The setting collector.queue-size (default: 2000) dictates how many spans the queue should support. In the typical scenario, the queue will be close to empty, as enough workers should exist picking up spans from the queue and sending them to the storage. When the number of items in the queue (metric jaeger_collector_queue_length) is permanently high, it’s an indication that either the number of workers should be increased or that the storage cannot keep up with the volume of data that it’s receiving. When the queue is full, the older items in the queue are overridden, causing spans to be discarded (metric jaeger_collector_spans_dropped_total).

The queue size for jaeger-agent is about span batches, whereas the queue size for the Collector is about individual spans.

Given that the queue size should be close to empty most of the time, this setting should be as high as the available memory for the Collector, to provide maximum protection against sudden traffic spikes. However, if your storage layer is under-provisioned and cannot keep up, even a large queue will quickly fill up and start dropping data.

Experimental: starting from Jaeger 1.17, jaeger-collector can adjust the queue size automatically based on the memory requirements and average span size. Set the flag collector.queue-size-memory to the maximum memory size in MiB that jaeger-collector should use, and Jaeger will periodically calculate the ideal queue size based on the average span size it has seen. For safety reasons, the maximum queue size is hard-coded to 1 million records. If you are using this feature, give us your feedbackexternal link !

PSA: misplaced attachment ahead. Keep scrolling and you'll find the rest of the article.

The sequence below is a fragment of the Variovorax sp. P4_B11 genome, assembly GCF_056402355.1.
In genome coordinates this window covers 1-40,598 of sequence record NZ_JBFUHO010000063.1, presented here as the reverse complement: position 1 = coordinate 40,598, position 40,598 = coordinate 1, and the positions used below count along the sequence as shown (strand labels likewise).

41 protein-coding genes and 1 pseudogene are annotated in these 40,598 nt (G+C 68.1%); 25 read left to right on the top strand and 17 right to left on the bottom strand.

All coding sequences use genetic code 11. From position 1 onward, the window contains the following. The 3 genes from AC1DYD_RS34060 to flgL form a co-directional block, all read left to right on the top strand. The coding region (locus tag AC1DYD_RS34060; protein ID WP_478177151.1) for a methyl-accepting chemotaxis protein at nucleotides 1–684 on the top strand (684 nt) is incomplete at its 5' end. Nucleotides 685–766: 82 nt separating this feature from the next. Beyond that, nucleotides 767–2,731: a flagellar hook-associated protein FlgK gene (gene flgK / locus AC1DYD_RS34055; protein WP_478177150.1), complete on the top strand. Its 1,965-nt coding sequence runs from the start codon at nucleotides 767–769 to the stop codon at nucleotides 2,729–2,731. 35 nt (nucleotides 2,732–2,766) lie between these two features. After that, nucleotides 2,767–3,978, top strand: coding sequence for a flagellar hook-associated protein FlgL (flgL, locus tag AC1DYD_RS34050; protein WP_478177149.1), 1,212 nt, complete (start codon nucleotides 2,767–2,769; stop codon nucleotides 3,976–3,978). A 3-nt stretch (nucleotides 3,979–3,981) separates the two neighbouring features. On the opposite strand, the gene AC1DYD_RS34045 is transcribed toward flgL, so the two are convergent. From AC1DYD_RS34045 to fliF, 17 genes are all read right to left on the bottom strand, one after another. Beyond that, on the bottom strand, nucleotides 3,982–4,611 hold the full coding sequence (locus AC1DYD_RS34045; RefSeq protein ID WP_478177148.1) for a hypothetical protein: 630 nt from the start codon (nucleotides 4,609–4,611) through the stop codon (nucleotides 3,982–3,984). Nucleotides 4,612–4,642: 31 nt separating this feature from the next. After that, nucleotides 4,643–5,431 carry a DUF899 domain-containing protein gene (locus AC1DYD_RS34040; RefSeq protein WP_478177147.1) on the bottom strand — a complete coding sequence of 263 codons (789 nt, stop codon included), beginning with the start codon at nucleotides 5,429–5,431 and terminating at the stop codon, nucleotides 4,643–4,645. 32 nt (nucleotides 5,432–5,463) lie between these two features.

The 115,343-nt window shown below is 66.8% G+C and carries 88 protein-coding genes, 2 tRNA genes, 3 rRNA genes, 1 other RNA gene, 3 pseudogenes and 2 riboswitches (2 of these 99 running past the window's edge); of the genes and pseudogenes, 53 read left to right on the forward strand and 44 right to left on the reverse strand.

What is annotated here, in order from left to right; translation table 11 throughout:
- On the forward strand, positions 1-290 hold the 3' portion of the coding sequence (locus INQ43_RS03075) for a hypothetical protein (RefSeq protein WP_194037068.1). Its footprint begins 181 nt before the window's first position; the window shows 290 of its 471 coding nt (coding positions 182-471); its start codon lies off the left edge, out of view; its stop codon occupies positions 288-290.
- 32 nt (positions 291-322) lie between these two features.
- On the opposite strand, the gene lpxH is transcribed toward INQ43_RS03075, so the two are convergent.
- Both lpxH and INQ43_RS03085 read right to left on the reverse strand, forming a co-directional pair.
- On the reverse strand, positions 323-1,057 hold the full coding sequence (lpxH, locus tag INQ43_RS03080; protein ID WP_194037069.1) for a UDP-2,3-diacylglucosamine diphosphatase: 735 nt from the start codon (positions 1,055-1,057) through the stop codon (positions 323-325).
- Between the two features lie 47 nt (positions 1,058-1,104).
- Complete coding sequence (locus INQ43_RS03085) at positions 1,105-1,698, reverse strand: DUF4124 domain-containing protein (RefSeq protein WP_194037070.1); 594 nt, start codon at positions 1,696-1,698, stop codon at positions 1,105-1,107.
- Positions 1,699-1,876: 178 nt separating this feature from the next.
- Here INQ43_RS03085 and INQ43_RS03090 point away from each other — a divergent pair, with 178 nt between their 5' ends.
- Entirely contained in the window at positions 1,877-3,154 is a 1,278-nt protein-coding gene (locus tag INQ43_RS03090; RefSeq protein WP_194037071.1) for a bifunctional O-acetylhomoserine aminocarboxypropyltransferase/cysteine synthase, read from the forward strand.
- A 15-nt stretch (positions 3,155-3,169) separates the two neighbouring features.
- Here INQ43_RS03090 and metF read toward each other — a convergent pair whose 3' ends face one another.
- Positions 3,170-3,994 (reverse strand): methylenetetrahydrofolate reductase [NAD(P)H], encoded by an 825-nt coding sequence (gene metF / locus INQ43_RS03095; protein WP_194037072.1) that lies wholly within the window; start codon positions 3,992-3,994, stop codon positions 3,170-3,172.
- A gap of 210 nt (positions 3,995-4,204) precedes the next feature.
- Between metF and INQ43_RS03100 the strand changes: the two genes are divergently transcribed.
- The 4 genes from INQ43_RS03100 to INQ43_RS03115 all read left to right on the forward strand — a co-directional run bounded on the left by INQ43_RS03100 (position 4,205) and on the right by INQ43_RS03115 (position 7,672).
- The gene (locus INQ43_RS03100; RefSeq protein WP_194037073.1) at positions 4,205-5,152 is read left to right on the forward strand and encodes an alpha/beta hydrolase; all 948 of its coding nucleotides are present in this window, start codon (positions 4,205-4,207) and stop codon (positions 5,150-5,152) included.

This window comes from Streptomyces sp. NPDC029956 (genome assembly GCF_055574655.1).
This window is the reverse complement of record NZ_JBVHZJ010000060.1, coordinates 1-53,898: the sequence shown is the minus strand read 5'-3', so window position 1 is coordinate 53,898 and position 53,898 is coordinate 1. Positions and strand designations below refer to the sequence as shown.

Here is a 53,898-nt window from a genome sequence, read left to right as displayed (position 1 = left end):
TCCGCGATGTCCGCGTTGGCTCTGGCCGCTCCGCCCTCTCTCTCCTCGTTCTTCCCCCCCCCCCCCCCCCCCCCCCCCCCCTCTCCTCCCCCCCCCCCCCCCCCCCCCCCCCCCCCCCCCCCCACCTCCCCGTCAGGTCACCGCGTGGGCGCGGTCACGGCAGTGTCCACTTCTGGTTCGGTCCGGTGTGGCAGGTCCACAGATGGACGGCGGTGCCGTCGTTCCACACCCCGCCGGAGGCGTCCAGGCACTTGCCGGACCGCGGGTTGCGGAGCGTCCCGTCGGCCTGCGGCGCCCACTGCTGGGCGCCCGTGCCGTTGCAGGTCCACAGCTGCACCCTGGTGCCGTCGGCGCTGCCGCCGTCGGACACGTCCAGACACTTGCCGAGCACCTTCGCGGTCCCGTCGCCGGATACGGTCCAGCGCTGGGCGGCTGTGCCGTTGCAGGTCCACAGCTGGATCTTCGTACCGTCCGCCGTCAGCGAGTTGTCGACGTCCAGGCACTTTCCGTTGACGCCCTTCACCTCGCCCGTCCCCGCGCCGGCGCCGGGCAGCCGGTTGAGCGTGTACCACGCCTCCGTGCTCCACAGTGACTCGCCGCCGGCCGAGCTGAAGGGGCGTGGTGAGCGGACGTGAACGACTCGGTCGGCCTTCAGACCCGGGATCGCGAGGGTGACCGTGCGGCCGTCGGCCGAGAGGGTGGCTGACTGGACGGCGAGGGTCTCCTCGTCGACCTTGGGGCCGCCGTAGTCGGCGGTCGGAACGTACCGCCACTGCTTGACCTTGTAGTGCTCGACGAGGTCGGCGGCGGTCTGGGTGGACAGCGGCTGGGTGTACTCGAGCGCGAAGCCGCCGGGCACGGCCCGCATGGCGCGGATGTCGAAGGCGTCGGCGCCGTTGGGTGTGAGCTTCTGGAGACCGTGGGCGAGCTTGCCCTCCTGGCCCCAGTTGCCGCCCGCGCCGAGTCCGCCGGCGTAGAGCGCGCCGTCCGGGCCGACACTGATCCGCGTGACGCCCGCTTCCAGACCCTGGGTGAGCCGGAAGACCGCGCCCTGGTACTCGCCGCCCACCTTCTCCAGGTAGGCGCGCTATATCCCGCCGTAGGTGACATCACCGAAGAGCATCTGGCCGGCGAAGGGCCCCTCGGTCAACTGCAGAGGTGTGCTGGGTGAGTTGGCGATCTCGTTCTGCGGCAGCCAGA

Adjust processor workers

Items from the span queue in jaeger-collector are picked up by workers. Each worker picks one span from the queue and persists it to the storage. The number of workers can be specified by the setting collector.num-workers (default: 50) and should be as high as needed to keep the queue close to zero. The general rule is: the faster the backing storage, the lower the number of workers can be. Given that workers are relatively cheap, this number can be increased at will. As a general rule, one worker per 50 items in the queue should be sufficient when the storage is fast. With a collector.queue-size of 2000, having about 40 workers should be sufficient. For slower storage mechanisms, this ratio should be adjusted accordingly, having more workers per queue item.